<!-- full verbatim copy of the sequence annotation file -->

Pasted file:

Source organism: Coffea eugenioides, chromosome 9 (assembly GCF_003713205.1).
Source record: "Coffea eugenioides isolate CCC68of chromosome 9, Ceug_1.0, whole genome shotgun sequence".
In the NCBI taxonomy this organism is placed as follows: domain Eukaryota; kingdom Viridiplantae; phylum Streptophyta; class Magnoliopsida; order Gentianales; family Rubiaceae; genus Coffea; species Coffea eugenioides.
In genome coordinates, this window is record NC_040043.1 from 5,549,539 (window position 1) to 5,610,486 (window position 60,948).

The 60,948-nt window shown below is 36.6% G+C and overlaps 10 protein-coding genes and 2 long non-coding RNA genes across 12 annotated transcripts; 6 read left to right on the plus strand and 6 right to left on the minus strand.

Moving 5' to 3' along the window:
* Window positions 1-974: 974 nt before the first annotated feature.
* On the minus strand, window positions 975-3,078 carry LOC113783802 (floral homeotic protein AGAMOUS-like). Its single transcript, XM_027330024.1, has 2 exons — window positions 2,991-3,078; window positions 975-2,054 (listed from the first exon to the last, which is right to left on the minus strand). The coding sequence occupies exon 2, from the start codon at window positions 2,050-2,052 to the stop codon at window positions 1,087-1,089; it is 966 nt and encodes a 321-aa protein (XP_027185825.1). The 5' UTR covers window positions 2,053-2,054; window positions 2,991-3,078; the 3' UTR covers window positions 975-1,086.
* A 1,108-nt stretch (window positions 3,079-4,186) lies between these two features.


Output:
Source organism: Coffea eugenioides, chromosome 9 (assembly GCF_003713205.1).
Source record: "Coffea eugenioides isolate CCC68of chromosome 9, Ceug_1.0, whole genome shotgun sequence".
In the NCBI taxonomy this organism is placed as follows: domain Eukaryota; kingdom Viridiplantae; phylum Streptophyta; class Magnoliopsida; order Gentianales; family Rubiaceae; genus Coffea; species Coffea eugenioides.
In genome coordinates, this window is record NC_040043.1 from 5,549,539 (window position 1) to 5,610,486 (window position 60,948).

The 60,948-nt window shown below is 36.6% G+C and overlaps 10 protein-coding genes and 2 long non-coding RNA genes across 12 annotated transcripts; 6 read left to right on the plus strand and 6 right to left on the minus strand.

Moving 5' to 3' along the window:
* Window positions 1-974: 974 nt before the first annotated feature.
* On the minus strand, window positions 975-3,078 carry LOC113783802 (floral homeotic protein AGAMOUS-like). Its single transcript, XM_027330024.1, has 2 exons — window positions 2,991-3,078; window positions 975-2,054 (listed from the first exon to the last, which is right to left on the minus strand). The coding sequence occupies exon 2, from the start codon at window positions 2,050-2,052 to the stop codon at window positions 1,087-1,089; it is 966 nt and encodes a 321-aa protein (XP_027185825.1). The 5' UTR covers window positions 2,053-2,054; window positions 2,991-3,078; the 3' UTR covers window positions 975-1,086.
* A 1,108-nt stretch (window positions 3,079-4,186) lies between these two features.